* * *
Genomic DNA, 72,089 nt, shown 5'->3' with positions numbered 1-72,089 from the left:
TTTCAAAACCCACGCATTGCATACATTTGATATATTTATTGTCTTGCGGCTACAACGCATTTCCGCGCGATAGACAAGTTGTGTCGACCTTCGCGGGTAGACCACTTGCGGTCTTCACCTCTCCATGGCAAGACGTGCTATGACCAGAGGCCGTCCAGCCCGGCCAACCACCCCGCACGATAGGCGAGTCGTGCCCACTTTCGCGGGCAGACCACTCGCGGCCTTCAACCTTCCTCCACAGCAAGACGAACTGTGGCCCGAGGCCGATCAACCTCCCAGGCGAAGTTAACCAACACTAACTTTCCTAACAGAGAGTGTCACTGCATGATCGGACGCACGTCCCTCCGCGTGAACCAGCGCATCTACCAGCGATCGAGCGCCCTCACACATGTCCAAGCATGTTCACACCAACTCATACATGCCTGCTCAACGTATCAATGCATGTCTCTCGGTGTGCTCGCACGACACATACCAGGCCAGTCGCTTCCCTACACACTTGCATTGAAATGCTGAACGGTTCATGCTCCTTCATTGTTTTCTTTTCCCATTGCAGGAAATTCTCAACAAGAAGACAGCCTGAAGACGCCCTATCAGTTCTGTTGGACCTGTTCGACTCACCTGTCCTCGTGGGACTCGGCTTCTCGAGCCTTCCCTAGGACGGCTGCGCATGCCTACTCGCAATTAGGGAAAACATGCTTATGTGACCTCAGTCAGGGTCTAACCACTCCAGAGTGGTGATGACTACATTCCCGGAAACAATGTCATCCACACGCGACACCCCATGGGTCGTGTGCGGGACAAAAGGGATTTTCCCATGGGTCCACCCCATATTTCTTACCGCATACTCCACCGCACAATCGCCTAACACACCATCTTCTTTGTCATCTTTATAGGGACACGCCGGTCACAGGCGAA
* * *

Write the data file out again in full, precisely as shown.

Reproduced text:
Genomic DNA, 72,089 nt, shown 5'->3' with positions numbered 1-72,089 from the left:
TTTCAAAACCCACGCATTGCATACATTTGATATATTTATTGTCTTGCGGCTACAACGCATTTCCGCGCGATAGACAAGTTGTGTCGACCTTCGCGGGTAGACCACTTGCGGTCTTCACCTCTCCATGGCAAGACGTGCTATGACCAGAGGCCGTCCAGCCCGGCCAACCACCCCGCACGATAGGCGAGTCGTGCCCACTTTCGCGGGCAGACCACTCGCGGCCTTCAACCTTCCTCCACAGCAAGACGAACTGTGGCCCGAGGCCGATCAACCTCCCAGGCGAAGTTAACCAACACTAACTTTCCTAACAGAGAGTGTCACTGCATGATCGGACGCACGTCCCTCCGCGTGAACCAGCGCATCTACCAGCGATCGAGCGCCCTCACACATGTCCAAGCATGTTCACACCAACTCATACATGCCTGCTCAACGTATCAATGCATGTCTCTCGGTGTGCTCGCACGACACATACCAGGCCAGTCGCTTCCCTACACACTTGCATTGAAATGCTGAACGGTTCATGCTCCTTCATTGTTTTCTTTTCCCATTGCAGGAAATTCTCAACAAGAAGACAGCCTGAAGACGCCCTATCAGTTCTGTTGGACCTGTTCGACTCACCTGTCCTCGTGGGACTCGGCTTCTCGAGCCTTCCCTAGGACGGCTGCGCATGCCTACTCGCAATTAGGGAAAACATGCTTATGTGACCTCAGTCAGGGTCTAACCACTCCAGAGTGGTGATGACTACATTCCCGGAAACAATGTCATCCACACGCGACACCCCATGGGTCGTGTGCGGGACAAAAGGGATTTTCCCATGGGTCCACCCCATATTTCTTACCGCATACTCCACCGCACAATCGCCTAACACACCATCTTCTTTGTCATCTTTATAGGGACACGCCGGTCACAGGCGAA